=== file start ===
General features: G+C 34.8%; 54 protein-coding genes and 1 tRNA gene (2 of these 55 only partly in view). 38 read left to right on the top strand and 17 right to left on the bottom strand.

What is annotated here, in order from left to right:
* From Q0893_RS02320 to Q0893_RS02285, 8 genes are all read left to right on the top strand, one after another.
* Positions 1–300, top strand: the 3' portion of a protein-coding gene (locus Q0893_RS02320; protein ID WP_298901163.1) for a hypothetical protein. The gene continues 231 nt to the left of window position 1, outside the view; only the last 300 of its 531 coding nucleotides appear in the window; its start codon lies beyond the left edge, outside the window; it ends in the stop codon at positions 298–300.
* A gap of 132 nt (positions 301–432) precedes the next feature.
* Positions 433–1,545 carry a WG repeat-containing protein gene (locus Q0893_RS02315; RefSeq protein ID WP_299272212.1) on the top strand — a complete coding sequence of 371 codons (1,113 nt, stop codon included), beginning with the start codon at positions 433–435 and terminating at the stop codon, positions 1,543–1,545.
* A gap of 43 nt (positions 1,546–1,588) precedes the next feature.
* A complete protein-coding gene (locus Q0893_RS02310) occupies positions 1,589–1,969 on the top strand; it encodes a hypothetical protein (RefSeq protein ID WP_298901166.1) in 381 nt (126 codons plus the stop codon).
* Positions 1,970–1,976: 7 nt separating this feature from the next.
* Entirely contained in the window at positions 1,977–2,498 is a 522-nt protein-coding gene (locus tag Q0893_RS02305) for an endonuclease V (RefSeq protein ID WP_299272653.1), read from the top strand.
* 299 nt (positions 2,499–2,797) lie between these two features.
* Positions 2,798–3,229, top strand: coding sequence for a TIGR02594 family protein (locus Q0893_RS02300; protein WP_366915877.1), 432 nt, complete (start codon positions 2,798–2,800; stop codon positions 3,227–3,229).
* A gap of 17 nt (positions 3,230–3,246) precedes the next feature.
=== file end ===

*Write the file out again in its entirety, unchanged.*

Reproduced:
General features: G+C 34.8%; 54 protein-coding genes and 1 tRNA gene (2 of these 55 only partly in view). 38 read left to right on the top strand and 17 right to left on the bottom strand.

What is annotated here, in order from left to right:
* From Q0893_RS02320 to Q0893_RS02285, 8 genes are all read left to right on the top strand, one after another.
* Positions 1–300, top strand: the 3' portion of a protein-coding gene (locus Q0893_RS02320; protein ID WP_298901163.1) for a hypothetical protein. The gene continues 231 nt to the left of window position 1, outside the view; only the last 300 of its 531 coding nucleotides appear in the window; its start codon lies beyond the left edge, outside the window; it ends in the stop codon at positions 298–300.
* A gap of 132 nt (positions 301–432) precedes the next feature.
* Positions 433–1,545 carry a WG repeat-containing protein gene (locus Q0893_RS02315; RefSeq protein ID WP_299272212.1) on the top strand — a complete coding sequence of 371 codons (1,113 nt, stop codon included), beginning with the start codon at positions 433–435 and terminating at the stop codon, positions 1,543–1,545.
* A gap of 43 nt (positions 1,546–1,588) precedes the next feature.
* A complete protein-coding gene (locus Q0893_RS02310) occupies positions 1,589–1,969 on the top strand; it encodes a hypothetical protein (RefSeq protein ID WP_298901166.1) in 381 nt (126 codons plus the stop codon).
* Positions 1,970–1,976: 7 nt separating this feature from the next.
* Entirely contained in the window at positions 1,977–2,498 is a 522-nt protein-coding gene (locus tag Q0893_RS02305) for an endonuclease V (RefSeq protein ID WP_299272653.1), read from the top strand.
* 299 nt (positions 2,499–2,797) lie between these two features.
* Positions 2,798–3,229, top strand: coding sequence for a TIGR02594 family protein (locus Q0893_RS02300; protein WP_366915877.1), 432 nt, complete (start codon positions 2,798–2,800; stop codon positions 3,227–3,229).
* A gap of 17 nt (positions 3,230–3,246) precedes the next feature.